It’s an exciting time for type. Today’s robust generation of young typographers is constantly experimenting with the limits of one of the oldest visual art forms, and at the same time, the Internet has created a vast audience of design observers hungry for the next new thing.
But today’s most gifted typographers aren’t only concerned with bleeding-edge digital techniques. As the Little Book of Lettering, a new book by Emily Gregory, makes clear, there’s also a renewed interest in old-fashioned methods like sign painting, and an appreciation for hand lettering and all its human-generated imperfections. The range of techniques and approaches in the book are wide-ranging, from John Passafiume’s obsessively detailed hand-drawn compositions that are as precise as any machine’s, to Nina Gregier’s embroidered lettering and Teegan White’s honest, beautiful illustrations of words and phrases. Many of these artists and designers are drawn to typography because of the restrictions the letters place on their work: “The constraints of legibility,” White tells the author, “give me a strict framework to experiment within.”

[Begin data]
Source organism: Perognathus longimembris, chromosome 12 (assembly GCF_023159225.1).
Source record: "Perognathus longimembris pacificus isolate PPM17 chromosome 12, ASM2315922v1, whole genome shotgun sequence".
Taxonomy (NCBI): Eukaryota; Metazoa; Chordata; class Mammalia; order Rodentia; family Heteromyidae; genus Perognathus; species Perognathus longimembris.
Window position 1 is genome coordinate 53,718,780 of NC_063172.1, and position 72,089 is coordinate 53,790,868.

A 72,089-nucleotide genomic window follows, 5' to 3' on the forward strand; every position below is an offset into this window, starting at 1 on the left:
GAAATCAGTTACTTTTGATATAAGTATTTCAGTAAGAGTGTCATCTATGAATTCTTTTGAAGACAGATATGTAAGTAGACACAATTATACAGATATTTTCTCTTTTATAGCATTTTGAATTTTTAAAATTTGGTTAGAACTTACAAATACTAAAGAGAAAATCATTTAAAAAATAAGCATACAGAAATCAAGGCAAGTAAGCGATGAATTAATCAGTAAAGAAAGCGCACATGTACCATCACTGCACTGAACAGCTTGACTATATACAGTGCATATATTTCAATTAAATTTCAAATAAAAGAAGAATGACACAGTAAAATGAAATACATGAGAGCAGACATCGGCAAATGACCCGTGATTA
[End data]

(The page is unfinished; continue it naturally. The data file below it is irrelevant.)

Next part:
As you can see in the sample above, the unavoidable practicalities of type both constrain the artists’ work and force them to innovate in ways that still maintain the traditions of the medium–no small task. Because what good is type that can’t be read? White’s illustration for “The Person You Love Is 72.8% Water” is a fine case in point: an evocative mix of anatomical and scientific imagery.
But don’t expect fine-grained descriptions of technique and process from the Little Book of Lettering–it’s the sort of enticing yet slight book you’d find on the table at Urban Outfitters. What it lacks in depth it makes up for in breadth, but there are big ideas here; you’ll probably be wishing the physical size of the book wasn’t so frustratingly small.
Buy the book for $17 here.